Among Americans who contribute to a 401(k) or similar retirement plan, the most common contribution amount is just enough to take advantage of the employer match. For example, if an employer is willing to match its employees' contributions dollar for dollar up to 5% of salary, the average worker will contribute 5% of their salary to take advantage.

While this is certainly a good start, you're allowed to contribute a lot more to your 401(k) than your employer is likely willing to match. Here's how much you could end up with if you decide to max out your 401(k) contributions in 2018, and every year after that.

Older man sitting next to a blue piggy bank with money raining down around him.

Image source: Getty Images.

What does it mean to "max out" your 401(k)?

For the 2018 tax year, American workers under 50 can choose to contribute as much as $18,500 to their 401(k), with an additional $6,000 "catch-up" allowance if you're 50 or older.

Keep in mind that this doesn't include employer matching contributions or any non-voluntary contributions -- it's just the money that you choose to have withheld from your paycheck and invested in your 401(k). Including employer matching and all sources, the overall limit for 401(k) contributions is $55,000 for 2018.

Here, then, is what a maxed-out 401(k) contribution could do for your retirement. For our purposes, we'll say that "maxing out" your 401(k) refers to the part of the contribution limit that you have control over -- your elective salary deferrals.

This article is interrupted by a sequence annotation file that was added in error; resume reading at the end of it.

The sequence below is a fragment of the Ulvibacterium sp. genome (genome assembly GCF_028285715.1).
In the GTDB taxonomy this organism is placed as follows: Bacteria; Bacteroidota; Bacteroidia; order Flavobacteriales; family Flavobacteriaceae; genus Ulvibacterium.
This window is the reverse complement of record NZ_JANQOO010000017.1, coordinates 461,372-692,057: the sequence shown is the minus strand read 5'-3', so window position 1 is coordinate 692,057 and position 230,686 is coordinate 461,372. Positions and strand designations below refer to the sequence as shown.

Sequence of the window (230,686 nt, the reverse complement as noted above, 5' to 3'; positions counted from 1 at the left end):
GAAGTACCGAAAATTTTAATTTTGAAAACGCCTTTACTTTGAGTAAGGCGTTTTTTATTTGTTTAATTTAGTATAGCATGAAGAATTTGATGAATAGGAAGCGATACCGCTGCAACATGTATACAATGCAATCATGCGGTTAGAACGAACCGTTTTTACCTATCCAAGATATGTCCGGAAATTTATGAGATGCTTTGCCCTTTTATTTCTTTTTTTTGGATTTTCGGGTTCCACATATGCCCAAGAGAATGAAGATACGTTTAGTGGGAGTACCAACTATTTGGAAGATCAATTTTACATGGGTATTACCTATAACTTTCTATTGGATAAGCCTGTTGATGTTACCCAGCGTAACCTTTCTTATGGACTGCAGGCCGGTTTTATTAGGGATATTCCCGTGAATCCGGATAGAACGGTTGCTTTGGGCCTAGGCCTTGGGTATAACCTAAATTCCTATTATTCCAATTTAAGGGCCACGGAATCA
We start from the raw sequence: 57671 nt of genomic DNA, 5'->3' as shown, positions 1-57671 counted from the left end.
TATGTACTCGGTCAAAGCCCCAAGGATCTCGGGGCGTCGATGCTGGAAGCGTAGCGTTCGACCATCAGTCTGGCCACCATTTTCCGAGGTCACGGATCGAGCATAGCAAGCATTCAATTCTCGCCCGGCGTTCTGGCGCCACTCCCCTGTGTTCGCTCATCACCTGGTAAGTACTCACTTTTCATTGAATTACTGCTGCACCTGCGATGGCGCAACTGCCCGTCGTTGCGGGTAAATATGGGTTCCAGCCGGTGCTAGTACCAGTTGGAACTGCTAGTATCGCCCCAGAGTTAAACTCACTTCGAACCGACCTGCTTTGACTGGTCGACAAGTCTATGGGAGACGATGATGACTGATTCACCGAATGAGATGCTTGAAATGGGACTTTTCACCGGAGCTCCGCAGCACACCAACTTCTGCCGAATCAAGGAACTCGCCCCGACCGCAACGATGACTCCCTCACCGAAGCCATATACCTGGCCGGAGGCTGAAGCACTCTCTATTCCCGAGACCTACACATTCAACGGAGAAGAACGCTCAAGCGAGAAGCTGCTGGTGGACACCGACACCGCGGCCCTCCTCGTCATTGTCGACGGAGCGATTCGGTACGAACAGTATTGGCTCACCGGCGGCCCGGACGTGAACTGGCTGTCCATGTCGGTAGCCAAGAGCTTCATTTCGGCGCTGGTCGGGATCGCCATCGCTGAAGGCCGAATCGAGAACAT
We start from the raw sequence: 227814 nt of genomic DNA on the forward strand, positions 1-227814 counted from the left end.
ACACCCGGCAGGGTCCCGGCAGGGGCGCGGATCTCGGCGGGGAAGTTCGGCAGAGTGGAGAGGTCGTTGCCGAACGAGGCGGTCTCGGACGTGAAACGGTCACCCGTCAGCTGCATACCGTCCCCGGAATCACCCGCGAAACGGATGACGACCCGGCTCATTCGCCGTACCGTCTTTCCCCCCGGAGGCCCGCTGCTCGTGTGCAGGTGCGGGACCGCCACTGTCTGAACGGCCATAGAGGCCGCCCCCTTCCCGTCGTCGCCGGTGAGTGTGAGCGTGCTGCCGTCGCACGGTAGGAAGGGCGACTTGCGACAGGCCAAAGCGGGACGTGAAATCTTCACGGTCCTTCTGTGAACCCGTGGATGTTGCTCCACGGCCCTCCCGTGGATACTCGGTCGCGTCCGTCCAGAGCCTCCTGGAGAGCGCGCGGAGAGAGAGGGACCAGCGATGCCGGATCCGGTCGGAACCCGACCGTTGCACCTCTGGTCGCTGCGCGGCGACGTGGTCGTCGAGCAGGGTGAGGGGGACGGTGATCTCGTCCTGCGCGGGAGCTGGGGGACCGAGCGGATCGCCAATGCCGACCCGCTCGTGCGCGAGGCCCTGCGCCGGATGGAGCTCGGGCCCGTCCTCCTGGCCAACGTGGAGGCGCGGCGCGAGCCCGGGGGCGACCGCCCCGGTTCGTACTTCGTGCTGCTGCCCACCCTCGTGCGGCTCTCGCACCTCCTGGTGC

Let's say you're 35 and plan to retire at 65. If you contribute $18,500 to your 401(k) in 2018, based on an annualized 7% investment return, that figure could grow to nearly $141,000 by the time you retire. And that's not including the effect of any employer matching contributions.

Of course, there's no way to predict your investment returns, especially over a short time period, but as I've discussed before, a 7% average rate of return is reasonable to expect from a properly allocated portfolio of stock and bond investments over the long run.

What if you max out your 401(k) every year?

Here's the important part: One critical feature of any successful investment plan is consistency. In other words, the important thing isn't simply maxing out your 401(k) this year, although it certainly wouldn't hurt, but to contribute generously to your 401(k) every year. Doing so can produce a pretty amazing nest egg by the time you're ready to retire.

Consider the example of our 35-year-old 401(k) participant. If that person contributes $18,500 to his or her account every year, and then increases the contributions to $24,500 per year once turning 50, how much could that person have by age 65? Based on 7% annualized returns, these maxed-out 401(k) contributions could result in a staggering $2.05 million account value.

What's more, not only does this not include the effects of any employer match, but it assumes that the maximum 401(k) contribution limit remains constant over time, while in reality it adjusts annually for inflation. If you use each year's maximum, you're likely to contribute even more money along the way.

The Foolish bottom line

In reality, most Americans don't max out their 401(k), nor is it practical or even necessary for many people to do so. The point is that the 401(k) contribution limits are extremely generous, and when combined with the power of compound returns, investing as much as you can reasonably afford to contribute in a 401(k) or similar retirement plan can produce a pretty impressive nest egg over time.